On all the southern continents, the north-south migrations of the local breeding birds (austral migrants) more or less coincide with the north-south movements of the intercontinental migrants from the northern hemisphere, the movements of both groups being driven by the same seasonal changes in climate and food supplies. However, away from the equatorial rainforests, as mentioned above, bird movements are linked not so much to temperature, but to the corresponding wet-dry seasons, and the predictability or otherwise of rainfall. In addition, most parts of the southern continents escape cold winters, and span a wide enough range of latitude to accommodate the native bird species year-round. Apart from the seasonal influx of birds from the northern continents, therefore, the southern continents have self-contained migration systems. The migrations of many species are relatively short-distance and partial, so are often hard to detect without special study. Nevertheless, some species cross the equator on seasonal journeys exceeding 1000 km. Differences in the ecological circumstances prevailing between the three southern continents impose broad-scale variations on their overall migration patterns.
The rainfall and vegetation zones in Africa mirror one another on both sides of the equator, progressing from rainforest in the wettest equatorial regions, through deciduous woodland to increasingly dry savannahs and grasslands (Chapter 24). In consequence, many birds can find equivalent habitat on both sides of the equator, and because the wet seasons are reversed between north and south sides, they can, by migrating between the northern and southern tropics, benefit from the wet seasons in both. Some such species breed in the northern tropics and spend their non-breeding season in the southern tropics. Others breed in the southern tropics and spend their non-breeding season in the northern tropics. Yet others have separate breeding populations both north and south of the equator, each crossing to the other side on migration (Figure 13.11).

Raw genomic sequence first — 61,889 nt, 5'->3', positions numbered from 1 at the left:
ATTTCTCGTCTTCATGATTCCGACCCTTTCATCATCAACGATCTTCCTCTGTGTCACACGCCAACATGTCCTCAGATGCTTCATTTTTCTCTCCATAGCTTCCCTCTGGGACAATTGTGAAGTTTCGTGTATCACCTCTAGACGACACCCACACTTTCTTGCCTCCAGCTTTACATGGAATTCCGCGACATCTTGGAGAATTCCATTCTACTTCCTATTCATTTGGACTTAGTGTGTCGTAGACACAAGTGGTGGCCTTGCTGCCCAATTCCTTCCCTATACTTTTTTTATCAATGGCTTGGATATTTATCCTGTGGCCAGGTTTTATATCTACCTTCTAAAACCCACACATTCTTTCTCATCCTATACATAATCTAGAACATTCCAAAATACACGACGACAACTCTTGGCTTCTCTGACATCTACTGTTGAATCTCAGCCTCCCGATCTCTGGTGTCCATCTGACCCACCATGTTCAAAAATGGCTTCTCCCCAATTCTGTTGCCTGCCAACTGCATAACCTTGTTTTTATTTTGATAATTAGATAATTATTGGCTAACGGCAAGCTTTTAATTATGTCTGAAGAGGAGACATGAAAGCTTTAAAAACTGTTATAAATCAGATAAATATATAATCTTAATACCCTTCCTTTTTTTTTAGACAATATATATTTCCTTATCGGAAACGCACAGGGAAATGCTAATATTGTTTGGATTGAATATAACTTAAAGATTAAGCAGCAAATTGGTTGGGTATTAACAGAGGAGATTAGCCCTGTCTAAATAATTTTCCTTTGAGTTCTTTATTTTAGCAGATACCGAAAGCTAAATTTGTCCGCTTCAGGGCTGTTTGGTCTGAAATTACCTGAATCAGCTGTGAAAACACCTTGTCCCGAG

Overall, more than 500 African breeding species are known to perform migrations within the continent (Curry-Lindahl 1981). Most move entirely within the northern tropics, or entirely within the southern tropical and temperate zones. In each case, the general trend is for species to move towards wetter (lower latitude) areas for the dry season (Figure 13.11, for raptors see Figure 13.12). Those that cross the equator to equivalent habitats on the other side are relatively few in number. In addition, in the mountainous areas of the east and south, many species make seasonal altitudinal movements. For example, in Natal in southern Africa, no less than 76 species have been described as 'altitudinal migrants' (Johnson & MacLean 1994).
In Africa, as in Europe, the proportions of species in each region that are migratory can be predicted fairly accurately from the average temperature of the coldest month (Hockey 2000). In regions where this temperature exceeds 20°C, less than 10% of species are migratory. The likelihood of any one species being migratory again depends on its diet, with frugivores being mainly sedentary and insectivores migratory. This applies particularly to those that eat aerial insects (swallows, swifts, nightjars), large active insects (halcyonid kingfishers and rollers) or larvae of flying insects (cuckoos). Over the entire latitudinal range from northern Europe to southern Africa, a strong linear relationship exists between the proportion (P) of birds that are resident and the mean temperature (T) of the coldest month (P = 1.92T + 53.66, r2 = 0.96, df = 19, P < 0.001, Hockey 2000). It extends the relationship discussed above for European birds alone.
The mirror-image symmetry of vegetation zones north and south of the equator, which is so marked in Africa, is less prominent in South America, where altitude
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